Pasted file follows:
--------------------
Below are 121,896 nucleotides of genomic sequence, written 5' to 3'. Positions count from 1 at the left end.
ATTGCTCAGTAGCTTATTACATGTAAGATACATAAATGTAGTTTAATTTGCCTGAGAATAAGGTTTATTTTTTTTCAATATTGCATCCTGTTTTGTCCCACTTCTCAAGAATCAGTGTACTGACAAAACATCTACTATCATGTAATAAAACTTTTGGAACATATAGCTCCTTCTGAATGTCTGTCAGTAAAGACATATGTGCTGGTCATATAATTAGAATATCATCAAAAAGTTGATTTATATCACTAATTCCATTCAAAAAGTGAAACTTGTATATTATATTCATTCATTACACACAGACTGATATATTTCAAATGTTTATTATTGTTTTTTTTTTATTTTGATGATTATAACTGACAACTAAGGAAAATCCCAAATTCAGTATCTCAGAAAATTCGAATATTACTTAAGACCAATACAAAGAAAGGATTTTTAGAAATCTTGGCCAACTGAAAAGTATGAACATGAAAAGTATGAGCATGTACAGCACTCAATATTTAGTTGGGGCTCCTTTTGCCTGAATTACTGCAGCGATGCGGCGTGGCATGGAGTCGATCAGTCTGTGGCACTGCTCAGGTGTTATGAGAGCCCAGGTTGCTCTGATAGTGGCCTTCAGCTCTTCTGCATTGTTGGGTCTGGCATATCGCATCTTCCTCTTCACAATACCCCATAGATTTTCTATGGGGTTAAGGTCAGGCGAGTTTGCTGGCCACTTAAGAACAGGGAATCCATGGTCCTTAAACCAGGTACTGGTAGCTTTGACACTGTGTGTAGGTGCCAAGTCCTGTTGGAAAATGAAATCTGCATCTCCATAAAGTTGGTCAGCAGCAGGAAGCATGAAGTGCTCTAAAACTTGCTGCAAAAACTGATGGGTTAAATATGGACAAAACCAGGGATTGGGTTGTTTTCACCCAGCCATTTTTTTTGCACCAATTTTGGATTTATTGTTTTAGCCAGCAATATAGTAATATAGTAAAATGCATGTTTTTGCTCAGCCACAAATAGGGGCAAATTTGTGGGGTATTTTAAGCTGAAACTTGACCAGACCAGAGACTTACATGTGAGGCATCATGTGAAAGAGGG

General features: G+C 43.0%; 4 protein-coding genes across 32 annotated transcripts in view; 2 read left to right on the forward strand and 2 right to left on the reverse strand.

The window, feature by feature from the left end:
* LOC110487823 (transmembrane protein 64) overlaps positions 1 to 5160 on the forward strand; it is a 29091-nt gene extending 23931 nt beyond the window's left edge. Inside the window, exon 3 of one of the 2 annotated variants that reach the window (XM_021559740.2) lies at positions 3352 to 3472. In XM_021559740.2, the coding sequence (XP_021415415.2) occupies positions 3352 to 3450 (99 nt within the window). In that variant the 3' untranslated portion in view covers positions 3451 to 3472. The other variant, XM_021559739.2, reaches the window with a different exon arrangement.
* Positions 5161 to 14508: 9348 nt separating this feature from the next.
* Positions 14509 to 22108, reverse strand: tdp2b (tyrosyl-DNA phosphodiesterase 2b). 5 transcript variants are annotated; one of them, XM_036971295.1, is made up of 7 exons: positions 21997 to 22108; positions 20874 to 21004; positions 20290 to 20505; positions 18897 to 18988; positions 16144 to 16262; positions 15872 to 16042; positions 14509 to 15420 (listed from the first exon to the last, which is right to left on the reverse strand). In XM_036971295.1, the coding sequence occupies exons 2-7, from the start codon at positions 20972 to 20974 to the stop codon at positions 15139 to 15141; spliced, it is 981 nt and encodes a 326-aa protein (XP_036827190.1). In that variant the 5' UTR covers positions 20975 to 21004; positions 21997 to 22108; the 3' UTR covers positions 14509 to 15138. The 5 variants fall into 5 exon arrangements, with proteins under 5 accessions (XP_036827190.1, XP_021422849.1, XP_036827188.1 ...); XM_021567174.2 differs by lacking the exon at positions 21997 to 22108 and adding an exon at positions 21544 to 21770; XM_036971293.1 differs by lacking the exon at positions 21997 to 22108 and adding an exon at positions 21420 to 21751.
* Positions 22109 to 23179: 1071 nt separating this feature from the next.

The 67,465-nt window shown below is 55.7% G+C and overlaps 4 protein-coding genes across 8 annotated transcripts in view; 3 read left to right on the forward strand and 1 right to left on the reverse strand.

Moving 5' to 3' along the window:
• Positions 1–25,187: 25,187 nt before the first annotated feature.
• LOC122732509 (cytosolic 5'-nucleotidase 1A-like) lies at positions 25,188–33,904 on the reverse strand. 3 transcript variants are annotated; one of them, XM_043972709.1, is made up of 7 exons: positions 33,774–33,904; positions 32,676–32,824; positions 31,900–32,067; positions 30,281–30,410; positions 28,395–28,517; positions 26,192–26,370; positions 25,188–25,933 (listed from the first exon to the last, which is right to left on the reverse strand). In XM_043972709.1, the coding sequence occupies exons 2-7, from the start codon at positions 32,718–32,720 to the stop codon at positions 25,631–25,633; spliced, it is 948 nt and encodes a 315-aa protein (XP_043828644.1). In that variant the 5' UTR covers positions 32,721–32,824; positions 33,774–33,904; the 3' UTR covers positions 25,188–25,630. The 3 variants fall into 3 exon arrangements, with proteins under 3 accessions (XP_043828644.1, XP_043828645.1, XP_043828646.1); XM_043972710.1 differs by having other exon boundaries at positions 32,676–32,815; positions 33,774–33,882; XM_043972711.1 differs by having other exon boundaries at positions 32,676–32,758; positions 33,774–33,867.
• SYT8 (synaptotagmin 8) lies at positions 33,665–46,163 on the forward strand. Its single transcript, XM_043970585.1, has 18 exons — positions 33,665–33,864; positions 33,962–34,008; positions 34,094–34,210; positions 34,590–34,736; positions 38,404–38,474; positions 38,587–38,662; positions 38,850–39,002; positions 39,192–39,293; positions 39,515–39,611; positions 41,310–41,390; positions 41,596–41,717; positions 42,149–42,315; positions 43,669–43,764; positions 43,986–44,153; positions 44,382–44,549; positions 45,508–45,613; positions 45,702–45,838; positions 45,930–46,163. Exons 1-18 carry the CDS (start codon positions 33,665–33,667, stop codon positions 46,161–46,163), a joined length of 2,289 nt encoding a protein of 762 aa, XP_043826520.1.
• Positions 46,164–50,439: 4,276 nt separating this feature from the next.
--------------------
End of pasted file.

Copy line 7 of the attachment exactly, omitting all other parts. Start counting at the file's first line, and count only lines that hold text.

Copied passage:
* Positions 14509 to 22108, reverse strand: tdp2b (tyrosyl-DNA phosphodiesterase 2b). 5 transcript variants are annotated; one of them, XM_036971295.1, is made up of 7 exons: positions 21997 to 22108; positions 20874 to 21004; positions 20290 to 20505; positions 18897 to 18988; positions 16144 to 16262; positions 15872 to 16042; positions 14509 to 15420 (listed from the first exon to the last, which is right to left on the reverse strand). In XM_036971295.1, the coding sequence occupies exons 2-7, from the start codon at positions 20972 to 20974 to the stop codon at positions 15139 to 15141; spliced, it is 981 nt and encodes a 326-aa protein (XP_036827190.1). In that variant the 5' UTR covers positions 20975 to 21004; positions 21997 to 22108; the 3' UTR covers positions 14509 to 15138. The 5 variants fall into 5 exon arrangements, with proteins under 5 accessions (XP_036827190.1, XP_021422849.1, XP_036827188.1 ...); XM_021567174.2 differs by lacking the exon at positions 21997 to 22108 and adding an exon at positions 21544 to 21770; XM_036971293.1 differs by lacking the exon at positions 21997 to 22108 and adding an exon at positions 21420 to 21751.